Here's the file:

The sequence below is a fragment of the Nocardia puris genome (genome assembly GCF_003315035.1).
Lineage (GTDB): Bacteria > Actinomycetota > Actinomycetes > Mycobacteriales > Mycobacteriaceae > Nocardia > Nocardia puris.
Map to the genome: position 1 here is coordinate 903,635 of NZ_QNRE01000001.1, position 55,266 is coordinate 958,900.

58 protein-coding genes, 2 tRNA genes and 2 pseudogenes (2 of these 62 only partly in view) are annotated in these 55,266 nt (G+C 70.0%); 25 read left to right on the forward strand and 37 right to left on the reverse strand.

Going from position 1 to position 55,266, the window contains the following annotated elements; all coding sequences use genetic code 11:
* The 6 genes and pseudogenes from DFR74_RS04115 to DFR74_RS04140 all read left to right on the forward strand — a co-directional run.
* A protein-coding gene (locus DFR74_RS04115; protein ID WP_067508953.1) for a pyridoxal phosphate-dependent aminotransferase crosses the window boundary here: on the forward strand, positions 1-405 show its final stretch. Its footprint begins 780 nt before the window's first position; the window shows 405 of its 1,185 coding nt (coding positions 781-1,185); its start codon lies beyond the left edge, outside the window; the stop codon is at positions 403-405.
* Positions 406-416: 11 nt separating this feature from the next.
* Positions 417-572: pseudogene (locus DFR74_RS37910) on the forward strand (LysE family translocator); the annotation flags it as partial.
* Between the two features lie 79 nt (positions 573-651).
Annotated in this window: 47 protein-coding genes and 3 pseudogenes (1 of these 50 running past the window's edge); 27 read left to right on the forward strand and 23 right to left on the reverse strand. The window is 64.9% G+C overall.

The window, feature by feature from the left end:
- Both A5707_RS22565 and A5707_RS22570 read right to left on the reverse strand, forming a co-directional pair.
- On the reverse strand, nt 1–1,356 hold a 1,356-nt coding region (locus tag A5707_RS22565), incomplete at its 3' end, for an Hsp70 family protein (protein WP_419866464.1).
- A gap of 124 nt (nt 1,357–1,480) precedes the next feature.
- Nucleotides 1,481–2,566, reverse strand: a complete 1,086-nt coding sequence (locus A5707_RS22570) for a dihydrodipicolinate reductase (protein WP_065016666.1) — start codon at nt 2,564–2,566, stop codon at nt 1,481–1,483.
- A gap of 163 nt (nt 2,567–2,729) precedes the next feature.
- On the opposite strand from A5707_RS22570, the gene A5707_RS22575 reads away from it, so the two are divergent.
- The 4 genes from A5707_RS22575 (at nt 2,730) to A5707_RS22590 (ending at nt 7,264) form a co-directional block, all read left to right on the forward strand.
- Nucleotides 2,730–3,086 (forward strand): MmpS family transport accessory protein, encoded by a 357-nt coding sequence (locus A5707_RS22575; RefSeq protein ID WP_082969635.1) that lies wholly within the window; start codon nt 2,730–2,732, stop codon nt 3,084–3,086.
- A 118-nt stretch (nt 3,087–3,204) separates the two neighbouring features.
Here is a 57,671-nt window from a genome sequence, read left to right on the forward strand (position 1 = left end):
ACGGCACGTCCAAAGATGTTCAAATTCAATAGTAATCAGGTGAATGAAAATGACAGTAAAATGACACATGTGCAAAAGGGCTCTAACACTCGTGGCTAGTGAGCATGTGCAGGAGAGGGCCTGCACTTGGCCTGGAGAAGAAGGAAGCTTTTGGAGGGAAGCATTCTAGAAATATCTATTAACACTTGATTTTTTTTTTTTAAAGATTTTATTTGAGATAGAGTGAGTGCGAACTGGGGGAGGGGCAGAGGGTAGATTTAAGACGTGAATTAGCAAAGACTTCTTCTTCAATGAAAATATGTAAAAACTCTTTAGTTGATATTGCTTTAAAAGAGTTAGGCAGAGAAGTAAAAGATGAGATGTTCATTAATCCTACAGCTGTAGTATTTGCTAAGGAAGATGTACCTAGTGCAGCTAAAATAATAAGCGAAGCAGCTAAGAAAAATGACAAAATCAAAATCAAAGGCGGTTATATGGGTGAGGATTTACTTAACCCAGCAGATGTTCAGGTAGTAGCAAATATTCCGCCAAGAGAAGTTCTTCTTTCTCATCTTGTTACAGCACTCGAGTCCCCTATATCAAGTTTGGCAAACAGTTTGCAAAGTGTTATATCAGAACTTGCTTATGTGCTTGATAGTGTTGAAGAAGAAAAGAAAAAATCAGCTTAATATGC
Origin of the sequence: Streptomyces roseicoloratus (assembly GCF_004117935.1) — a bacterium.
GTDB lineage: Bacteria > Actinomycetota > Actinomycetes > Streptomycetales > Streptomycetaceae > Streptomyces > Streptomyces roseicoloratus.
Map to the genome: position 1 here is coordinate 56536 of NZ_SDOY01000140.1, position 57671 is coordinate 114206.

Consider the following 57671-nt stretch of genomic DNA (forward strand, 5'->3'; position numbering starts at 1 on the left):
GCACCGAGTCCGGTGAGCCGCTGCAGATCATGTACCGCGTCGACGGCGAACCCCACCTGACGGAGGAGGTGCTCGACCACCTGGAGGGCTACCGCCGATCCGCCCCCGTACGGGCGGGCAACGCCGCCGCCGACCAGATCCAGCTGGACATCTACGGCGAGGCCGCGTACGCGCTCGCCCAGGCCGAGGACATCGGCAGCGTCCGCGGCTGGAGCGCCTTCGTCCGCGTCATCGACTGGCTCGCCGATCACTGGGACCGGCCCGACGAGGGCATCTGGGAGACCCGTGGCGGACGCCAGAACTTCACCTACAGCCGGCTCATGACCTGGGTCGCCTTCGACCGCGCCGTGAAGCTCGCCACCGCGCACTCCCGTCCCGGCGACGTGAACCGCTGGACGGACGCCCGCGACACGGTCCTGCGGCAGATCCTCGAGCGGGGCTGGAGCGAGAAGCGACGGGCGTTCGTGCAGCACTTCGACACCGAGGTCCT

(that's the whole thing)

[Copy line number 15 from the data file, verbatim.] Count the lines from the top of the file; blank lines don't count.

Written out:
- A gap of 124 nt (nt 1,357–1,480) precedes the next feature.